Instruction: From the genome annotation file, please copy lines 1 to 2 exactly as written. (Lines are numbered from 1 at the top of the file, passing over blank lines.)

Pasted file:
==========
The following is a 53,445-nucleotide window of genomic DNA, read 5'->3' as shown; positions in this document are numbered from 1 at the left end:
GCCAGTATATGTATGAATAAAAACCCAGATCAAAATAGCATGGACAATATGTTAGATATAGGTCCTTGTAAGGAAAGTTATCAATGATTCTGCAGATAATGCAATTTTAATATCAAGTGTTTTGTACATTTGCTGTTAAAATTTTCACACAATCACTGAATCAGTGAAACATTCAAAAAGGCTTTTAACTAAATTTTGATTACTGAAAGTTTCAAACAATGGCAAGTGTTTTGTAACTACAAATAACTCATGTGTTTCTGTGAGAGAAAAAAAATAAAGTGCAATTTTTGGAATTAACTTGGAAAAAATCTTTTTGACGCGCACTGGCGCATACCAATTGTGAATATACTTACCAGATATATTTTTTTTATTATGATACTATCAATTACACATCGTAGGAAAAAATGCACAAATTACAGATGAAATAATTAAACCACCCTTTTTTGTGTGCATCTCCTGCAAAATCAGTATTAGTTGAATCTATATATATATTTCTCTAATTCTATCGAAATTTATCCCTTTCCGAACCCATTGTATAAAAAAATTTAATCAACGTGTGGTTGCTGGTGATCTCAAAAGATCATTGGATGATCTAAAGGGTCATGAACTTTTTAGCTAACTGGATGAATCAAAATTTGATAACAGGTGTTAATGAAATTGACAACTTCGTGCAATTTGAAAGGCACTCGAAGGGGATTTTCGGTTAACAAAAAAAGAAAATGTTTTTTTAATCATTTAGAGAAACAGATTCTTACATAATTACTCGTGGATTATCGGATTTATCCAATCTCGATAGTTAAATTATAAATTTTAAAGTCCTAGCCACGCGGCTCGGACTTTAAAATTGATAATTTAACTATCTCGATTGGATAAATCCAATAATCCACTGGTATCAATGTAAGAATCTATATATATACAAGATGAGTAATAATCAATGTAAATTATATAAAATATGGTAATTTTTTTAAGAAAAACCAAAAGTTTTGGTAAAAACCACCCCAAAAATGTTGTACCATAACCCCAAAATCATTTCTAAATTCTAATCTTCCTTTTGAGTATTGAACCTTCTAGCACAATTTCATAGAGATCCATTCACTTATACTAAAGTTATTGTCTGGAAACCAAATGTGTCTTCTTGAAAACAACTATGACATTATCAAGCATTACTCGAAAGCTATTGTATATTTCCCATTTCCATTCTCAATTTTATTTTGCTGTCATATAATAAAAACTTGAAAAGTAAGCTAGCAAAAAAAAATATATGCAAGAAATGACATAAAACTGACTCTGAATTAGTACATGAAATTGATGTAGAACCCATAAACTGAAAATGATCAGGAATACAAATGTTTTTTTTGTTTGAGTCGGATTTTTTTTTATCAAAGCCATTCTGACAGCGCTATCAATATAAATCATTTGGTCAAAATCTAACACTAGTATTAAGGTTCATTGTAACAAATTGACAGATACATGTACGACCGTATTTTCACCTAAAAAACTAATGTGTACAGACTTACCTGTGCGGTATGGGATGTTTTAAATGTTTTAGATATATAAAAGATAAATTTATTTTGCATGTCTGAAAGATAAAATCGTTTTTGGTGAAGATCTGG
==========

The following is a 53,445-nucleotide window of genomic DNA, read 5'->3' as shown; positions in this document are numbered from 1 at the left end:
GCCAGTATATGTATGAATAAAAACCCAGATCAAAATAGCATGGACAATATGTTAGATATAGGTCCTTGTAAGGAAAGTTATCAATGATTCTGCAGATAATGCAATTTTAATATCAAGTGTTTTGTACATTTGCTGTTAAAATTTTCACACAATCACTGAATCAGTGAAACATTCAAAAAGGCTTTTAACTAAATTTTGATTACTGAAAGTTTCAAACAATGGCAAGTGTTTTGTAACTACAAATAACTCATGTGTTTCTGTGAGAGAAAAAAAATAAAGTGCAATTTTTGGAATTAACTTGGAAAAAATCTTTTTGACGCGCACTGGCGCATACCAATTGTGAATATACTTACCAGATATATTTTTTTTATTATGATACTATCAATTACACATCGTAGGAAAAAATGCACAAATTACAGATGAAATAATTAAACCACCCTTTTTTGTGTGCATCTCCTGCAAAATCAGTATTAGTTGAATCTATATATATATTTCTCTAATTCTATCGAAATTTATCCCTTTCCGAACCCATTGTATAAAAAAATTTAATCAACGTGTGGTTGCTGGTGATCTCAAAAGATCATTGGATGATCTAAAGGGTCATGAACTTTTTAGCTAACTGGATGAATCAAAATTTGATAACAGGTGTTAATGAAATTGACAACTTCGTGCAATTTGAAAGGCACTCGAAGGGGATTTTCGGTTAACAAAAAAAGAAAATGTTTTTTTAATCATTTAGAGAAACAGATTCTTACATAATTACTCGTGGATTATCGGATTTATCCAATCTCGATAGTTAAATTATAAATTTTAAAGTCCTAGCCACGCGGCTCGGACTTTAAAATTGATAATTTAACTATCTCGATTGGATAAATCCAATAATCCACTGGTATCAATGTAAGAATCTATATATATACAAGATGAGTAATAATCAATGTAAATTATATAAAATATGGTAATTTTTTTAAGAAAAACCAAAAGTTTTGGTAAAAACCACCCCAAAAATGTTGTACCATAACCCCAAAATCATTTCTAAATTCTAATCTTCCTTTTGAGTATTGAACCTTCTAGCACAATTTCATAGAGATCCATTCACTTATACTAAAGTTATTGTCTGGAAACCAAATGTGTCTTCTTGAAAACAACTATGACATTATCAAGCATTACTCGAAAGCTATTGTATATTTCCCATTTCCATTCTCAATTTTATTTTGCTGTCATATAATAAAAACTTGAAAAGTAAGCTAGCAAAAAAAAATATATGCAAGAAATGACATAAAACTGACTCTGAATTAGTACATGAAATTGATGTAGAACCCATAAACTGAAAATGATCAGGAATACAAATGTTTTTTTTGTTTGAGTCGGATTTTTTTTTATCAAAGCCATTCTGACAGCGCTATCAATATAAATCATTTGGTCAAAATCTAACACTAGTATTAAGGTTCATTGTAACAAATTGACAGATACATGTACGACCGTATTTTCACCTAAAAAACTAATGTGTACAGACTTACCTGTGCGGTATGGGATGTTTTAAATGTTTTAGATATATAAAAGATAAATTTATTTTGCATGTCTGAAAGATAAAATCGTTTTTGGTGAAGATCTGG